After slowly rolling out reform the last 3 years, the doom and gloomers are looking "tea party stupid."
jsonline: The cost of providing health benefits this year increased at the lowest rate in 15 years, rising 4.5% in the Milwaukee area and 4.1% nationally, according to an annual survey by Mercer, a benefits consulting company.
The survey found that employers in the Milwaukee areas will spend an average of $11,867 per employee on health benefits this year. The increase was after changes in health design such as increases in deductibles and co-pay.
CEO job threats and downsizing may be just as knee jerk a reaction. The Affordable Care Act's impact on business isn't quite what many corporate Chicken Little's have made it out to be. If you're a small business, check out this explanation:
CBS News: A specific rule in the 2010 Affordable Care Act that goes into effect in 2014; businesses with more than 50 full-time employees that don't offer insurance -- and have at least one employee getting health care subsidies -- will have to pay a fine of $2,000 per worker (beyond the first 30 workers). In subsequent years, the fine will increase to match growth in per capita insurance premiums.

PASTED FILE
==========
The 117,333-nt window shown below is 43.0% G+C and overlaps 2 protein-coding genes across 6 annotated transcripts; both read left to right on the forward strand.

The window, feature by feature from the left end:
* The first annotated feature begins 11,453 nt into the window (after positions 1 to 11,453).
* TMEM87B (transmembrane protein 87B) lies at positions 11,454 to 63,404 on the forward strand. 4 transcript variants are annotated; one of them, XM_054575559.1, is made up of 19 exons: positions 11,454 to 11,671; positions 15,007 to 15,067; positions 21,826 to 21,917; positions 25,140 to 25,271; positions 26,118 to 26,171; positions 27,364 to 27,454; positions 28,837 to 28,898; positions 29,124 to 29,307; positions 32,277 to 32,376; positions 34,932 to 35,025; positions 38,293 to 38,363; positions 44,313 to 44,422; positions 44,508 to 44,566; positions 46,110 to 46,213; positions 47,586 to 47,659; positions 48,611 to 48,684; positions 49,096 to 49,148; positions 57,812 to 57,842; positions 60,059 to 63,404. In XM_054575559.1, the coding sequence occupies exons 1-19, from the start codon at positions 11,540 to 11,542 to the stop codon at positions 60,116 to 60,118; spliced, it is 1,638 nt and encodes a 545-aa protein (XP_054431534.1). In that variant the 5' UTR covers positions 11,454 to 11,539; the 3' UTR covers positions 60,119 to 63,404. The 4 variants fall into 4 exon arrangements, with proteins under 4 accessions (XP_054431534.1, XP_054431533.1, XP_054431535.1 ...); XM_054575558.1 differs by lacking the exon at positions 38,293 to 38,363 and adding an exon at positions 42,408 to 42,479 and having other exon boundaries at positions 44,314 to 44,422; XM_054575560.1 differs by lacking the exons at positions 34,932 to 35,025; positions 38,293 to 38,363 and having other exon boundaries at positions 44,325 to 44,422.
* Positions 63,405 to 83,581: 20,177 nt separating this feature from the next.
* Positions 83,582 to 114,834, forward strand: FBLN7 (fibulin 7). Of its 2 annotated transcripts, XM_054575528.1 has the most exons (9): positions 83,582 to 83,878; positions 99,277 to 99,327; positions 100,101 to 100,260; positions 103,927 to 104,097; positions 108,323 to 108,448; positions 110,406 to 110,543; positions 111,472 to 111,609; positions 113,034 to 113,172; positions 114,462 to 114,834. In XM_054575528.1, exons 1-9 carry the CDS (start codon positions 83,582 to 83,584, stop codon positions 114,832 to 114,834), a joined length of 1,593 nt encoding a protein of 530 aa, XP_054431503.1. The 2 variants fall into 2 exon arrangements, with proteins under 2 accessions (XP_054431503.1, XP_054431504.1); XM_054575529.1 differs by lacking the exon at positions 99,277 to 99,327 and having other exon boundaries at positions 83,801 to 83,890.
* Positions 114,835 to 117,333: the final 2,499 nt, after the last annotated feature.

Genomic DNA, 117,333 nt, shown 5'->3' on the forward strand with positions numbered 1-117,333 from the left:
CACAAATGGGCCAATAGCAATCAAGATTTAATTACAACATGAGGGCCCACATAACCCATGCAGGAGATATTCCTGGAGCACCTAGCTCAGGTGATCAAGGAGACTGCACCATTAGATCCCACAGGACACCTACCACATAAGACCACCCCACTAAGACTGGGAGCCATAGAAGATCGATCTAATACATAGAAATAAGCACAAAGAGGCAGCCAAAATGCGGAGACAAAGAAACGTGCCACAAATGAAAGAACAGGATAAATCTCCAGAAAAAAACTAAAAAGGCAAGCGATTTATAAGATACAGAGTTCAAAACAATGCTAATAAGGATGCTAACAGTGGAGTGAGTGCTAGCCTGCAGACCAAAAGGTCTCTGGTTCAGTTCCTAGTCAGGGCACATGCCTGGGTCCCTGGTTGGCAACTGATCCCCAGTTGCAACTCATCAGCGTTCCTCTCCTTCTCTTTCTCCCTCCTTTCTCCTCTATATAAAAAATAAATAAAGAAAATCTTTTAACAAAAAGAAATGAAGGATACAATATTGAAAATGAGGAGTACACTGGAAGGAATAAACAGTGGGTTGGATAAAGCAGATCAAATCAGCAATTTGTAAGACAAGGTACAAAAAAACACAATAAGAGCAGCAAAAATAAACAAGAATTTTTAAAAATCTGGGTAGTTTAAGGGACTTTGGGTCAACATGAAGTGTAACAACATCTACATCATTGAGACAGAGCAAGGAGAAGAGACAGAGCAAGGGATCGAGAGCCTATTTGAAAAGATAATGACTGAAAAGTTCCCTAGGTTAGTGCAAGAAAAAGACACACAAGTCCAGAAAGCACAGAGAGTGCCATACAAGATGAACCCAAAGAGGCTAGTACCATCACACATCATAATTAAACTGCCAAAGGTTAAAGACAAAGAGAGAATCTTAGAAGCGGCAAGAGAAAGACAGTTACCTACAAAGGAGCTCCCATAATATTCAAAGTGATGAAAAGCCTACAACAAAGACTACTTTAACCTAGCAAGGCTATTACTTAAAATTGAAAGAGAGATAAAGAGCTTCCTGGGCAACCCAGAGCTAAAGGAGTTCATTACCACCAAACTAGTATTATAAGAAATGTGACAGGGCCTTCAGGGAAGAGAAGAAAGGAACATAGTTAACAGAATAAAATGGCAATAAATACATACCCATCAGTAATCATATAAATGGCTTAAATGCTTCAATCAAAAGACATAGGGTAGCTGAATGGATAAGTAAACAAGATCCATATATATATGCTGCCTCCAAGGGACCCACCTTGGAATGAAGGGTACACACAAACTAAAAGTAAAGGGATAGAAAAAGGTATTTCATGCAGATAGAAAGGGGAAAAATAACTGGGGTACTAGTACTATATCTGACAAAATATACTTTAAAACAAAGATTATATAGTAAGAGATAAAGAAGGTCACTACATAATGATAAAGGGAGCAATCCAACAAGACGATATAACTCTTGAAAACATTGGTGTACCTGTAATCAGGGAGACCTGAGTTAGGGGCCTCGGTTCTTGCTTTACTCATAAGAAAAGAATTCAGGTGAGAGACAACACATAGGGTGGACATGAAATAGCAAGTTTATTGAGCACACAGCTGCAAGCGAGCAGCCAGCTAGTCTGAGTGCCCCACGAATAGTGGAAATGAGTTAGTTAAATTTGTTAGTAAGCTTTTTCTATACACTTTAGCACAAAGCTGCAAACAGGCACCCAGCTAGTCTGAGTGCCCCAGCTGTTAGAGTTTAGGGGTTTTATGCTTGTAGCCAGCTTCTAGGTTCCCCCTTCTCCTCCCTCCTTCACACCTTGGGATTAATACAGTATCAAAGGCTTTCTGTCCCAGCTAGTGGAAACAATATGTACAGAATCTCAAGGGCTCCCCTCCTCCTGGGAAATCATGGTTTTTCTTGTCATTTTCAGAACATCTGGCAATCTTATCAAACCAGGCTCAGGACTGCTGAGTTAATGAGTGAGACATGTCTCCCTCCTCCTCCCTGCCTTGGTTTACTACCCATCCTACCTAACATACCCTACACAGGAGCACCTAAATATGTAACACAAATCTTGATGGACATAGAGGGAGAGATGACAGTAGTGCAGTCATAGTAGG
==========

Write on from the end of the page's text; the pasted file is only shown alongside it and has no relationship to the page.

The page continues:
The Health and Human Services Department (HHS) says that as few as 10,000 U.S. businesses out of six million (less than 0.2 percent) will be hit with the requirement. The vast majority of businesses -- 96 percent -- have fewer than 50 employees and thus will be exempt, according to the department. Furthermore, of those firms with more than 50 employees, more than 96 percent already offer health insurance to their workers.
Another aspect of the health care law aims to make it cheaper for small businesses to provide insurance for their employees: Starting in 2014, firms with up to 100 employees will have access to state-based Small Business Health Options Program (SHOP) Exchanges, which are intended to increase competitive pressure on insurers and bring down costs.